George Antheil

A Jazz Symphony, for piano & jazz orchestra (revised version), W. 157b

    Description by Uncle Dave Lewis

    George Antheil composed A Jazz Symphony in 1925, in anticipation of a commission from jazz bandleader Paul Whiteman. Whiteman had taken a chance on George Gershwin's Rhapsody in Blue in the "Experiment in Modern Music" concert held at Aeolian Hall on March 9, 1924, and his gamble paid off handsomely. Whiteman was looking to repeat his success and spread the word among composers that he was looking for a major-league work, either a concerto or a symphony, to present at a follow-up Carnegie Hall concert of December 29, 1925.

    Unfortunately for Antheil, then resident in Paris, Whiteman did not take interest in A Jazz Symphony, possibly since it was difficult to read and ultramodern in style. Antheil instead programmed A Jazz Symphony for his own Carnegie Hall debut scheduled for April 10, 1927. Antheil found an ally in the form of bandleader, composer, and publisher W.C. Handy, who agreed to lead his own orchestra in the work. In the course of some 25 rehearsals held on behalf of A Jazz Symphony, Handy found its intricacies beyond his means and handed leadership of the concert over to Allie Ross, an associate conductor of the Harlem Symphony.

    At the Carnegie Hall concert, A Jazz Symphony received an ovation, and critical notices describing Antheil's notorious Carnegie Hall debut that bothered to mention A Jazz Symphony were entirely favorable. George Gershwin was present at the concert and remarked, "I really can't compare Antheil's jazz with mine. He deals in polytonalities and dissonance and follows (the sympathies of) Stravinsky and the French." Had the 13-minute Jazz Symphony alone been the major work programmed for this Carnegie Hall concert, then Antheil's reputation might well have been assured in New York. But this was not to be; the main work presented was Ballet Mécanique, which came close to precipitating an in-concert brawl at Carnegie Hall. So while A Jazz Symphony was a success, the concert itself was a disaster, and Antheil's Jazz Symphony was forgotten.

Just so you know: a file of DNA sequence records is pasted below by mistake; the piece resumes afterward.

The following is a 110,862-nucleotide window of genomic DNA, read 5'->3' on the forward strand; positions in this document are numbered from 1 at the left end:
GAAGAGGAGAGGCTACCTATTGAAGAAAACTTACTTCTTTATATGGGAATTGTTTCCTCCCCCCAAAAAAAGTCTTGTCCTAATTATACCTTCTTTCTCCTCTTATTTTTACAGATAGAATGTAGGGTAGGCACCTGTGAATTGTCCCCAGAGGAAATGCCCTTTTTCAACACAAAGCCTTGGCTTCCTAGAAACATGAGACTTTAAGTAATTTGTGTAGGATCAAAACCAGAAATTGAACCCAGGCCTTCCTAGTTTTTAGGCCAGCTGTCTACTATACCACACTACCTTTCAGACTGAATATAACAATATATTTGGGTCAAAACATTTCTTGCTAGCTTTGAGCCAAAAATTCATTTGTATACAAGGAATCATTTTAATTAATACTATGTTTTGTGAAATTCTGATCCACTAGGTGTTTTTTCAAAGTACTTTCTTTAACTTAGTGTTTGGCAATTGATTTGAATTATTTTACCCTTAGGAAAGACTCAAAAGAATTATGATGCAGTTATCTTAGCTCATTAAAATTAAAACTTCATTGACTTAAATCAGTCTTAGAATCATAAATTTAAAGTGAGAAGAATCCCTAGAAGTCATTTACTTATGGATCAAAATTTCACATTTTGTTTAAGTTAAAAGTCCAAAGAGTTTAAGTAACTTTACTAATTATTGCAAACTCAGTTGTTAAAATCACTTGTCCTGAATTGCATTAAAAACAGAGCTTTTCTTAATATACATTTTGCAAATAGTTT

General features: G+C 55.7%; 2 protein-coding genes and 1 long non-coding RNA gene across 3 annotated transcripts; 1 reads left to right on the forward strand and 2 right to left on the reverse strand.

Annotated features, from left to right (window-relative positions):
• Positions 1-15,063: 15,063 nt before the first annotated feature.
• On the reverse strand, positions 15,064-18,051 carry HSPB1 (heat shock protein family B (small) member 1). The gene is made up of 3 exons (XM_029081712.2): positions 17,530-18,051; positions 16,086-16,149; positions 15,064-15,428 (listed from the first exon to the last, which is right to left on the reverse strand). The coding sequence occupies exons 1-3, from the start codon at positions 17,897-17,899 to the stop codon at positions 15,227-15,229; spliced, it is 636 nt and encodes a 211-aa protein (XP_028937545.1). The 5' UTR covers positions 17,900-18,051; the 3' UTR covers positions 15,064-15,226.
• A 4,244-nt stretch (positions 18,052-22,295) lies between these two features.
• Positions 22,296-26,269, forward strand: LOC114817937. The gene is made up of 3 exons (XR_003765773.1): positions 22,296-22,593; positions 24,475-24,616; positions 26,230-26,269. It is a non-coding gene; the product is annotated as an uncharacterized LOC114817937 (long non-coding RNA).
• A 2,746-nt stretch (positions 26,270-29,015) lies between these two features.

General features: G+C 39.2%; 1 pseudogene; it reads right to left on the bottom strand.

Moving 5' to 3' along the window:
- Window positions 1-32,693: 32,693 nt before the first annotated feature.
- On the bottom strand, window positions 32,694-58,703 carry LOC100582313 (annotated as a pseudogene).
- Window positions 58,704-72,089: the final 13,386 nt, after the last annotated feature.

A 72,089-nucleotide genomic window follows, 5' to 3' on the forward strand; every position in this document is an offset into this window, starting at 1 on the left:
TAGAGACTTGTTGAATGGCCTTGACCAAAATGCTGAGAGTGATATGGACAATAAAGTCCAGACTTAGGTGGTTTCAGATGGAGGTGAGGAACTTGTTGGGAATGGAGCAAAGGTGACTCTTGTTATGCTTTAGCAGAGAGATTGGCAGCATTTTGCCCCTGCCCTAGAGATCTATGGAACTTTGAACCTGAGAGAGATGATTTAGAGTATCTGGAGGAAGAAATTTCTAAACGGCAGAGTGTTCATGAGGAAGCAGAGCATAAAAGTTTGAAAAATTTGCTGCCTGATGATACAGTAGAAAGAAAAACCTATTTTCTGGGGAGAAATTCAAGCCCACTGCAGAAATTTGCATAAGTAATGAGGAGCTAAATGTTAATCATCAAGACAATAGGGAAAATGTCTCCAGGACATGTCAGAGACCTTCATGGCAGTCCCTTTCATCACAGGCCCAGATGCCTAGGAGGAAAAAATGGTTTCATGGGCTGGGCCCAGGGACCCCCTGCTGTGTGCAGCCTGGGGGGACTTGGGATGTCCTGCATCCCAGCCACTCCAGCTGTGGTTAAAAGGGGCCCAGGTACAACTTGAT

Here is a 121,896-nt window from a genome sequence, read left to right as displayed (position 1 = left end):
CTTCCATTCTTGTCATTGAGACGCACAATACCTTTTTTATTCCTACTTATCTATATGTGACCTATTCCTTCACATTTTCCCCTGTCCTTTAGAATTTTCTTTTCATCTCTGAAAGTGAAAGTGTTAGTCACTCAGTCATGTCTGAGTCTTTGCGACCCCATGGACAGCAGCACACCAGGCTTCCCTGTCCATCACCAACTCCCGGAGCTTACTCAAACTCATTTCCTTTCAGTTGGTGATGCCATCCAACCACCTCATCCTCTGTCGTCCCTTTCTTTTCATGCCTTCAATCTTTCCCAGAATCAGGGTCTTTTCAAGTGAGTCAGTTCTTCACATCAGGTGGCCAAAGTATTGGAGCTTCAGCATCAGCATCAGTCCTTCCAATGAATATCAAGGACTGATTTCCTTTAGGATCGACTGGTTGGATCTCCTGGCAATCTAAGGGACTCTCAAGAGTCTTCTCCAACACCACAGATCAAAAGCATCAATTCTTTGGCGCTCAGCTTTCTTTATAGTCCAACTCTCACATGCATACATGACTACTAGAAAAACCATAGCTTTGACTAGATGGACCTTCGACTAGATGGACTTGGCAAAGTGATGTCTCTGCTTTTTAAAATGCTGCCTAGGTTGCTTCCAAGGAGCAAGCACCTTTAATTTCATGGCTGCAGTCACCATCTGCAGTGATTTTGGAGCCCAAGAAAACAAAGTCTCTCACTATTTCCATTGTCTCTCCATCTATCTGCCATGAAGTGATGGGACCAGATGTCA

In 1954, Antheil undertook a major overhaul of Ballet mécanique, and the following year he similarly turned his attention to A Jazz Symphony. He streamlined the original Whiteman-styled orchestration down to a basic wind band with piano and removed a number of improvised solos included in the original. A Jazz Symphony is not set in any kind of symphonic form; rather, it is a patchwork collage of jazz-inspired rhythms and gestures. Antheil greatly reduced the number of "patches" used and eliminated several bars of repetition, much as he had in his 1954 Ballet mécanique. In the end, the 13-minute work was reduced by more than half to six minutes, and it was in this form that the work was finally published and, for three decades, programmed. The music starts with a kind of Afro-Cuban jazz, alternating with a dissonant dance somewhere between a "stomp" and ragtime. There are quick changes of time signatures, asymmetrical combinations of duple and triple meter, Harlem stride piano solos with tone cluster chords, and an ending that suddenly goes into a wild and crazy kind of sliding and swooping waltz with sentimental harmonies and dissonant harmonics above.The original version, which included prerecorded airplane propeller sounds, was revived for the first time under Maurice Peress with the New Palais Royale Orchestra at the 92nd Street Y Summer Jazzfest in New York in June 1986.

    Appears On

    Year Title Label Catalog #
    2015 PentaTone Classics PTC 5186481
    2006 CPO CPO777 109-2
    1996 BMG 68066
    Tudor Records 7041